But the problems run deeper than low funding, "bureaucratic bottlenecks" which paralyze aid donors, and poor project implementation. Spending upon luxury high-visibility constructions in the few urban centers and major highways -- a favorite of the international community -- has very little direct benefit to most Afghans who live outside of cities and far away from major highways. Over $3 billion in reconstruction has not brought one single new power plant, new dam, or major water system into service even though electricity is an important input in cities and for agriculture. An estimated six percent of Afghans receive any regular electricity.35 Road construction has bypassed rural areas where roads are most needed. A doctor in the Guzara district of Herat province told a Los Angeles Times reporter that many pregnant women die on their way to hospitals because they lack transportation or the secondary roads are impassable.36 But the high visibility U.S-funded Kabul to Kandahar $250 million highway was paved by the Louis Berger Group as chief contractor in record-breaking time, with the aim of helping Karzai in the June 2004 elections and providing for many photo-ops, dutifully printed in the U.S. corporate media. In late 2003, a U.S. program named "Accelerate Success" was launched in Afghanistan, "geared towards reshaping the Afghan public perception of both the Afghan central government and the United States, its major supporter."37 The critical element was to create the image -- the perception -- that U.S.-led efforts are improving peoples' lives. Even Jim Myers, head of Louis Berger's Afghan operations said in October 2004, "it's the most political project I've ever done."38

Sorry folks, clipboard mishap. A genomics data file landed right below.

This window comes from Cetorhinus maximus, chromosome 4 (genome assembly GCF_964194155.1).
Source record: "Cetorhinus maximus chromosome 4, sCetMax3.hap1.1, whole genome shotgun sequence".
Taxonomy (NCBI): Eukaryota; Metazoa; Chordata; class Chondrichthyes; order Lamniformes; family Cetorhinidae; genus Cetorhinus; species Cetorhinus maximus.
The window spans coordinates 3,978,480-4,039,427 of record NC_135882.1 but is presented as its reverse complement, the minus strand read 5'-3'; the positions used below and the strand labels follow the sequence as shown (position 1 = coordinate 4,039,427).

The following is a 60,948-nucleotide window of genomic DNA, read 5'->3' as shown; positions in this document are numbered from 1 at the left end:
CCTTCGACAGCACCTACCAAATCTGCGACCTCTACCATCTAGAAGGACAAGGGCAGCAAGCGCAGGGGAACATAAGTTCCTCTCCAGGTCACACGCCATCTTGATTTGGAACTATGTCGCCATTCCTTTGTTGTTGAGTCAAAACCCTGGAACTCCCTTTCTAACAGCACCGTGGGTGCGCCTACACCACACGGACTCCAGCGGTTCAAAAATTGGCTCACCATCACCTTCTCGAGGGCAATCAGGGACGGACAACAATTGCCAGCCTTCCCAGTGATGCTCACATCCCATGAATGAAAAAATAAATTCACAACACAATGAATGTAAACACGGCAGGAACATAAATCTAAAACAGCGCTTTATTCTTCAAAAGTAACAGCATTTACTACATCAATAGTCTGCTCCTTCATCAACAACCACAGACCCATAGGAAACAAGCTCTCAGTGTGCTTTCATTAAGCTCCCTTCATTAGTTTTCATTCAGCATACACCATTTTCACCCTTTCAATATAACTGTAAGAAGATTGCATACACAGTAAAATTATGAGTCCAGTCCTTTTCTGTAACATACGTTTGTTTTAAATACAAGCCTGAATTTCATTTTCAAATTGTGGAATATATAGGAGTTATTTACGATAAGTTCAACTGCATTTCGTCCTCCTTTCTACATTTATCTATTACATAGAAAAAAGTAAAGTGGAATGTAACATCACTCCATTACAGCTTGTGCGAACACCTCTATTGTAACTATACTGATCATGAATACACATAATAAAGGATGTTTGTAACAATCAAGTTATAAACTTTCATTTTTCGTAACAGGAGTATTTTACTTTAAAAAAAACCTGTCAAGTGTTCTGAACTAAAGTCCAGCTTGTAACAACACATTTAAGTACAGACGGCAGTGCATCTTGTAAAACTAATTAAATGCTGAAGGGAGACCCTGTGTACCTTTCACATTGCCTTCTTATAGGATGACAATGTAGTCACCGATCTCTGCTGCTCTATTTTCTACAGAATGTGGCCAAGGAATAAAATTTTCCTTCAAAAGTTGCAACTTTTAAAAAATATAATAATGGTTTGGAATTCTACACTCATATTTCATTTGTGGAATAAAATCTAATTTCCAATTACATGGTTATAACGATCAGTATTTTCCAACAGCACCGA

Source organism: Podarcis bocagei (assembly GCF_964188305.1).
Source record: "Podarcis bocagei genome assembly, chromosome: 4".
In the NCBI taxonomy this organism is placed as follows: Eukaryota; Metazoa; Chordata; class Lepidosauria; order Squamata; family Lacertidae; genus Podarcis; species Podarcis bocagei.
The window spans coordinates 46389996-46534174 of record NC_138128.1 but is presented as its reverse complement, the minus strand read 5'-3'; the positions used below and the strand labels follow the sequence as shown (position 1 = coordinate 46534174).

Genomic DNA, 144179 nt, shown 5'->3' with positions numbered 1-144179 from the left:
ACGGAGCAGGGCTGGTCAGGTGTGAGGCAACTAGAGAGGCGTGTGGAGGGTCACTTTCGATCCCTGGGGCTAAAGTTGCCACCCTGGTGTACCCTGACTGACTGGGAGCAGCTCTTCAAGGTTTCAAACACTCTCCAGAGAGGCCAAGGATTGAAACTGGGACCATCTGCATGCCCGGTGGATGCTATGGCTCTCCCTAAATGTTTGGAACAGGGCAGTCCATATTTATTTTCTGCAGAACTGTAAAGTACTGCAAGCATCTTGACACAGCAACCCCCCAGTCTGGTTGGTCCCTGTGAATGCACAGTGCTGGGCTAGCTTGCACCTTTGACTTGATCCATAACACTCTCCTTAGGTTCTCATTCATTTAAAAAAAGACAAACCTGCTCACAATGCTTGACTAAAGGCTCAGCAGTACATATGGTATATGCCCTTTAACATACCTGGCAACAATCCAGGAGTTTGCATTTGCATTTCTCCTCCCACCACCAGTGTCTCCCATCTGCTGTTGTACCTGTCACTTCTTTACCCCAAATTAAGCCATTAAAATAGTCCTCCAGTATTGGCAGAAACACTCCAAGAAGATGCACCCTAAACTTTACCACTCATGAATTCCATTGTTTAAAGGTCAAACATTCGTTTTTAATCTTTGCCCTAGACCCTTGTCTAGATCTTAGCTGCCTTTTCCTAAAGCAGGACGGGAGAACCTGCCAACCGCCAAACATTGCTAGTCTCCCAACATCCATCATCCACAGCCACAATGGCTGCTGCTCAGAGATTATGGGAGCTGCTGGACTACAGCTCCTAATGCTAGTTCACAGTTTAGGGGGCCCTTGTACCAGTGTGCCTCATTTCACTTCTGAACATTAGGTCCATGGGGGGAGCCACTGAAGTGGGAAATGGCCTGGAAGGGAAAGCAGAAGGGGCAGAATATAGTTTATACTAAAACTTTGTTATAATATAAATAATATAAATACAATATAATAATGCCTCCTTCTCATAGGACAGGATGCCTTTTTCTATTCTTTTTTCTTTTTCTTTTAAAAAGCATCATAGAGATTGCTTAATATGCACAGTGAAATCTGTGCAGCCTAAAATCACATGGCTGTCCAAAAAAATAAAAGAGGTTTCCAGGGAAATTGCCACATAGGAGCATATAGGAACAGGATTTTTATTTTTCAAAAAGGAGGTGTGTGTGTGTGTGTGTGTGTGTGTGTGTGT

Karzai Opens Key Afghan Highway Karzai Opens Key Afghan Highway
Source: "Karzai Opens Key Afghan Highway," BBC News (December 16, 2003)

Another common complaint amongst Afghans is that they are left out of much of their own rebuilding.39 For example the Chinese-funded project to rebuild the Kabul-Jalalabad highway went to two Chinese firms, relying upon expensive, skilled foreign labor. A similar claim is made about the United States, which favors U.S. firms for its projects:

According to the Washington Post, U.S. construction company, Louis Berger has built or renovated 533 buildings, including clinics and schools at an average cost of 226,000 dollars each. The Afghan government could have done the job for 50,000 dollars a unit, the paper said.40